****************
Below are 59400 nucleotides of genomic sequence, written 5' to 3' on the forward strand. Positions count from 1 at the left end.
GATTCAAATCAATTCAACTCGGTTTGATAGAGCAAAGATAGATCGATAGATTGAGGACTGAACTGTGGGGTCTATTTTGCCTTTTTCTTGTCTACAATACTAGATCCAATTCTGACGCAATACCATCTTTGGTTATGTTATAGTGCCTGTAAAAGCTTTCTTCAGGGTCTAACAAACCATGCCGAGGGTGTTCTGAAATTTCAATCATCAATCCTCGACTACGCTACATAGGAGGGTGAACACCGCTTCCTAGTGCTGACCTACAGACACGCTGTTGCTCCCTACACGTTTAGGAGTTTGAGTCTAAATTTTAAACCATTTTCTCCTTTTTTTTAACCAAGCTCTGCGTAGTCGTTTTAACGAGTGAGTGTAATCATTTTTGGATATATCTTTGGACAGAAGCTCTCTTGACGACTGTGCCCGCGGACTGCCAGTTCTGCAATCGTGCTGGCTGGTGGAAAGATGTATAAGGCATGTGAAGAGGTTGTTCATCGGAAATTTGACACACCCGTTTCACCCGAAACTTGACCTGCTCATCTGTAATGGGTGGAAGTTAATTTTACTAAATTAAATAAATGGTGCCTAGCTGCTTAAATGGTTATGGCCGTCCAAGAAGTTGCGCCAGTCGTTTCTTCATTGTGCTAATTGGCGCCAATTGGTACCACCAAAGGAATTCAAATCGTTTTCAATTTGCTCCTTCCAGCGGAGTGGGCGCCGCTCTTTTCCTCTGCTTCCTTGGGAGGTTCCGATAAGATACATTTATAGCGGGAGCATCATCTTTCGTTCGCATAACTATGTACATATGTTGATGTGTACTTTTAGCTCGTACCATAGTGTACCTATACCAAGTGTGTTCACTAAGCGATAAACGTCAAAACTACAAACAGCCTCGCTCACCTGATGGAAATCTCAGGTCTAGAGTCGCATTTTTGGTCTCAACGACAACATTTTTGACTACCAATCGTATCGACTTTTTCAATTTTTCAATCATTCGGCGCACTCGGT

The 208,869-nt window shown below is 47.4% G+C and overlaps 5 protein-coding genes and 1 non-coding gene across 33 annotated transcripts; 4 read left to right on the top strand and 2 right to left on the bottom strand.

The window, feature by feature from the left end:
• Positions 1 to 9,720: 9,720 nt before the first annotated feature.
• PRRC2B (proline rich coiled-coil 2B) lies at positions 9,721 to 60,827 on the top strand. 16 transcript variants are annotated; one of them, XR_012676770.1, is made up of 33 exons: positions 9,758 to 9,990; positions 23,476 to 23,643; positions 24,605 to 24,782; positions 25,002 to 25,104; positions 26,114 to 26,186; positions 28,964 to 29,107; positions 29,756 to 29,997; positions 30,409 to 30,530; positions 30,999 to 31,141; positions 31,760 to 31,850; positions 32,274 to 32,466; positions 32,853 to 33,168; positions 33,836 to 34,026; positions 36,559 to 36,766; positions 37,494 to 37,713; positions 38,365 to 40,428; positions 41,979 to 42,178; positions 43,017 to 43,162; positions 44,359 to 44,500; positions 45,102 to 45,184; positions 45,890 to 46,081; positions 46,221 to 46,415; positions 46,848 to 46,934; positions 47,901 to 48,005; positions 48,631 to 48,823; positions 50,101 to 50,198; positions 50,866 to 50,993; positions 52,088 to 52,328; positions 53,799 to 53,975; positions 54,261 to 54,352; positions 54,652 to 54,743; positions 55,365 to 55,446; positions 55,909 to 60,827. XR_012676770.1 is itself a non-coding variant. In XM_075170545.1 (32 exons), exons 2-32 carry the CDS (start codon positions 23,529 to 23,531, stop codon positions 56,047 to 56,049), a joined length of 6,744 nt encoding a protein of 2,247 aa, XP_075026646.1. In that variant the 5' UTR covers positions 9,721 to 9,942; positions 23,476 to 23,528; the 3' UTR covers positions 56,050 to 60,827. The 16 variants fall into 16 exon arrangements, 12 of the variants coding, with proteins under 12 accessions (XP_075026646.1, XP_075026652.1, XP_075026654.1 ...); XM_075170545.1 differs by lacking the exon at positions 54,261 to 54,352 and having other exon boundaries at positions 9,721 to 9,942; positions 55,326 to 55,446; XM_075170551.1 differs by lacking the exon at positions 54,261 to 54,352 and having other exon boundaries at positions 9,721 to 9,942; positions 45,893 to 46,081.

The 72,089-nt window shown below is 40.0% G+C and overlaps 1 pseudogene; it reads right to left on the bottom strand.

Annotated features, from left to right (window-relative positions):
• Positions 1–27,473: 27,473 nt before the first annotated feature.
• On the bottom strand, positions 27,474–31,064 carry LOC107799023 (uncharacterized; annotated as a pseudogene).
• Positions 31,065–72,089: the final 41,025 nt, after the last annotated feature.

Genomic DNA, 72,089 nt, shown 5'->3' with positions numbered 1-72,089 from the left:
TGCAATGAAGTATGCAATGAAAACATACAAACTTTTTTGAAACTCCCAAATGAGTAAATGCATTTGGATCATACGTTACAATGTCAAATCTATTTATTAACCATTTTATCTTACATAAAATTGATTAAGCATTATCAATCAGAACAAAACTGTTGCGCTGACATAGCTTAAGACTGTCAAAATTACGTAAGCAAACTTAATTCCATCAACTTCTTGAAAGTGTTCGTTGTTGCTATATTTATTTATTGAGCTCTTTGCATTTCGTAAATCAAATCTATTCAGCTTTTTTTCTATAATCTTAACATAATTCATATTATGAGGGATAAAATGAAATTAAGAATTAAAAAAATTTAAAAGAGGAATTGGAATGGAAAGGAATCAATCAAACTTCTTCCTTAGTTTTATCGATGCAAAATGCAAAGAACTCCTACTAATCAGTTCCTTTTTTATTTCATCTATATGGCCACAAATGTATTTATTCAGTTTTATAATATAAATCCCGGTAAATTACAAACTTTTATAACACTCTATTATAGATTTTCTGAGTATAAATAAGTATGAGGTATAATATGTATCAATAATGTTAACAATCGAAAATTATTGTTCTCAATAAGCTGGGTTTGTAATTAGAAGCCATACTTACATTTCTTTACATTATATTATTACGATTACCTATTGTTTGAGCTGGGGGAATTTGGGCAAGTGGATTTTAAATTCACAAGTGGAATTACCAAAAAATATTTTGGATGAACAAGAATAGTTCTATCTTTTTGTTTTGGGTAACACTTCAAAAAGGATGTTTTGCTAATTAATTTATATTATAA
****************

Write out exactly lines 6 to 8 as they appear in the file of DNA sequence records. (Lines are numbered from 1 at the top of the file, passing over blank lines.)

• PRRC2B (proline rich coiled-coil 2B) lies at positions 9,721 to 60,827 on the top strand. 16 transcript variants are annotated; one of them, XR_012676770.1, is made up of 33 exons: positions 9,758 to 9,990; positions 23,476 to 23,643; positions 24,605 to 24,782; positions 25,002 to 25,104; positions 26,114 to 26,186; positions 28,964 to 29,107; positions 29,756 to 29,997; positions 30,409 to 30,530; positions 30,999 to 31,141; positions 31,760 to 31,850; positions 32,274 to 32,466; positions 32,853 to 33,168; positions 33,836 to 34,026; positions 36,559 to 36,766; positions 37,494 to 37,713; positions 38,365 to 40,428; positions 41,979 to 42,178; positions 43,017 to 43,162; positions 44,359 to 44,500; positions 45,102 to 45,184; positions 45,890 to 46,081; positions 46,221 to 46,415; positions 46,848 to 46,934; positions 47,901 to 48,005; positions 48,631 to 48,823; positions 50,101 to 50,198; positions 50,866 to 50,993; positions 52,088 to 52,328; positions 53,799 to 53,975; positions 54,261 to 54,352; positions 54,652 to 54,743; positions 55,365 to 55,446; positions 55,909 to 60,827. XR_012676770.1 is itself a non-coding variant. In XM_075170545.1 (32 exons), exons 2-32 carry the CDS (start codon positions 23,529 to 23,531, stop codon positions 56,047 to 56,049), a joined length of 6,744 nt encoding a protein of 2,247 aa, XP_075026646.1. In that variant the 5' UTR covers positions 9,721 to 9,942; positions 23,476 to 23,528; the 3' UTR covers positions 56,050 to 60,827. The 16 variants fall into 16 exon arrangements, 12 of the variants coding, with proteins under 12 accessions (XP_075026646.1, XP_075026652.1, XP_075026654.1 ...); XM_075170545.1 differs by lacking the exon at positions 54,261 to 54,352 and having other exon boundaries at positions 9,721 to 9,942; positions 55,326 to 55,446; XM_075170551.1 differs by lacking the exon at positions 54,261 to 54,352 and having other exon boundaries at positions 9,721 to 9,942; positions 45,893 to 46,081.

The 72,089-nt window shown below is 40.0% G+C and overlaps 1 pseudogene; it reads right to left on the bottom strand.

Annotated features, from left to right (window-relative positions):